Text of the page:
The New GEM Dandy Hydraulic LP Cleaning Apparatus MKII

Vinyl is Forever

Yes that’s right; vinyl is one of the greatest gifts to the preservation of the art of music. Digital is inferior and tape recordings deteriorate. Preserving these vinyl pieces of art is important for the enlightenment of future generations.  This cleaning system was developed over the past 30 plus years.              It is simple, effective and economical.


The G.E.M. Dandy Hydraulic

 LP Cleaning Apparatus MKII

Improvements to the MKll. The label covers use an o ring seal. A hand wheel has been added. A new bearing and stainless steel shaft.  

Cleaners that touch the LP with the force provided by a vacuum can cause damage by flattening the lands, the delicate area that separates the grooves, distorting the information contained in the grooves. The inrush of air developed by a vacuum cleaner can dry an amount of the cleaning agent before it is removed leaving a residue behind. The inrush also dries the liquid along with dirt on the pickup tube and can have the effect of sandpaper. Some cleaners reuse the cleaning fluid. The GEM Dandy touches the LP with clean water only - not contaminated water from a dip tank. The LP is mounted on a rotating mandrel with protective label covers that repel the water. The Super Solution agent is applied to the LP surface to loosen the contaminants. A jet of water from an orifice is applied to the grooves at an angle that flushes away the debris. This system rivals an ultrasonic cleaner costing many thousands of dollars.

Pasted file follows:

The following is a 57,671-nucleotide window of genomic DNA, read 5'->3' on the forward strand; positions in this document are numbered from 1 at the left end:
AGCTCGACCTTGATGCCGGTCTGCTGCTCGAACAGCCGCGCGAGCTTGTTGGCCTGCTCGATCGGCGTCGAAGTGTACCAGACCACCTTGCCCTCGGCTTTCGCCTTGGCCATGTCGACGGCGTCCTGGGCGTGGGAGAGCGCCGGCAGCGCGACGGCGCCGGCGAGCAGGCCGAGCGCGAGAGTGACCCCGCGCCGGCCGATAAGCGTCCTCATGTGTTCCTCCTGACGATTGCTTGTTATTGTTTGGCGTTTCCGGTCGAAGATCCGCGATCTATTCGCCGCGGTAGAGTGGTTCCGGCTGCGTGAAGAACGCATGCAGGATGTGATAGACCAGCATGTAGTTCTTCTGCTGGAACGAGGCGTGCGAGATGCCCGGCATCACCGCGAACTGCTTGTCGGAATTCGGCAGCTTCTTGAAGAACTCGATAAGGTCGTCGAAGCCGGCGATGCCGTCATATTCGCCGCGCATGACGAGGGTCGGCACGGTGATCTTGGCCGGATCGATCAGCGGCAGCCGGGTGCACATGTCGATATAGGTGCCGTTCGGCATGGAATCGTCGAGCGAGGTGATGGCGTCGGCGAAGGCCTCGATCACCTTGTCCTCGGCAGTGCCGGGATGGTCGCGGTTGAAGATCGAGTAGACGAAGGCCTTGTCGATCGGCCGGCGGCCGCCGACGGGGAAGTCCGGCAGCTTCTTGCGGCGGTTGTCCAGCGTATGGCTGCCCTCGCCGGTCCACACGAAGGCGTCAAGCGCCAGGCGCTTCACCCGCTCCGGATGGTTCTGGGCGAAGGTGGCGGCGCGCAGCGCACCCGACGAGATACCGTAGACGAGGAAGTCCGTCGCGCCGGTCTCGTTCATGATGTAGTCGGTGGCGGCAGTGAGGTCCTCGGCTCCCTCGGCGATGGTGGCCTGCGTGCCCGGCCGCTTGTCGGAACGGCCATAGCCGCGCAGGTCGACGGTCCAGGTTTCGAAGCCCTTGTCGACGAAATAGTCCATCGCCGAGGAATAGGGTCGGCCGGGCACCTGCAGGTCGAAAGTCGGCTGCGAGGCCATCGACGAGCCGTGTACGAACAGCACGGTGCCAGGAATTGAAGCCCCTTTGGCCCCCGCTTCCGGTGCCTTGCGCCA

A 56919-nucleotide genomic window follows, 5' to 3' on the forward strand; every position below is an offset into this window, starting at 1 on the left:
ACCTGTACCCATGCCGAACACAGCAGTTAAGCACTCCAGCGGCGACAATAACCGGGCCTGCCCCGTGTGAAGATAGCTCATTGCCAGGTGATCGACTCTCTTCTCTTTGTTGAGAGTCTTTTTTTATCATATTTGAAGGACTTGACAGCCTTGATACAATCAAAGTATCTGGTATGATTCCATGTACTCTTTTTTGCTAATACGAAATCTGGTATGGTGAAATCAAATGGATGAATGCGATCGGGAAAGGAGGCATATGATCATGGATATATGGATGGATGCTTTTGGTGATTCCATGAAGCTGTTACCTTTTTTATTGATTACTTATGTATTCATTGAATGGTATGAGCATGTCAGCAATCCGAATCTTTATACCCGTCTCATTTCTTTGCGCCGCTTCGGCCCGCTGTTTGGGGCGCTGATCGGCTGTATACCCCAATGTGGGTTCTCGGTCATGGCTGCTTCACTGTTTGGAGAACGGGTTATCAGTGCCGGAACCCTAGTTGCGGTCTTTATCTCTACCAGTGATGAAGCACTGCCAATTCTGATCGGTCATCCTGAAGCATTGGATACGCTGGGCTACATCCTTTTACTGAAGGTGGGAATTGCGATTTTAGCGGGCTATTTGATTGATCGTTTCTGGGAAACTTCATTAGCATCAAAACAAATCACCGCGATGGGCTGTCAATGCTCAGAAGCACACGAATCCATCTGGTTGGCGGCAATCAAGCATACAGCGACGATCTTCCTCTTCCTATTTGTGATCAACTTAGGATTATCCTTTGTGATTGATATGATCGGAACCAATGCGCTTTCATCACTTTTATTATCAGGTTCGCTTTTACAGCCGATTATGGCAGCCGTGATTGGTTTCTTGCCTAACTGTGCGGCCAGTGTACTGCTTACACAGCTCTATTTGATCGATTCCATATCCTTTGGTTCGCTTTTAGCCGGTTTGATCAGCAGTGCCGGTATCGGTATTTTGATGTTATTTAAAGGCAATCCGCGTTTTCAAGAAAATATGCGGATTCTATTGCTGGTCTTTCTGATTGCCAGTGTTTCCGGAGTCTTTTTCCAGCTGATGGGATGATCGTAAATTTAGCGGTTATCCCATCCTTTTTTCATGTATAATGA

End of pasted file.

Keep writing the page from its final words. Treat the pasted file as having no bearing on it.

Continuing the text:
System is supplied with Mandrel Stand- jet Hose- Super Solution - GroOove Lube.


Simple  Effective  Economical

 Note: This is the only method that has a chance of recovering a flood damaged LP.

Review by Dr. Richard Varey TNT-Audio

Review by John Potis

Review by Michael Fremer Stereophile


YouTube Video

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The master record cutting lathe moves in a stright line. Obviously the best method of recovering the groove information is to memic the lathe. A tangent tracking tonearm is expensive and extreamely fussy.

The reason older turntables (also todays less expensive) use 9 inch arms is: the overall size grows thus the cost and the turntable may not fit the average component rack.

The 12 inch radial arm is 3 inches longer than the 9 inch. This difference as shown in the diagram above (it may look like a small amount but when dealing in microns it is huge) relates to about 25% less tracking distortion. The longer the arm the shallower the arc.

One difference is the 12 inch arm's moment of inertia is slightly higher due to the extra length of the arm tube. But the arm tube is extremely light. The effective mass of the 12 inch is very close to the 9, the reason is effective mass is derived by a complicated equation that uses mass and inertia. If your turntable will accept a 12 inch arm the proformance difference will be very apparent. When you are ready to move to a 12 inch arm look at the PolyTable SUPER12 or the Merrill-Williams 101.3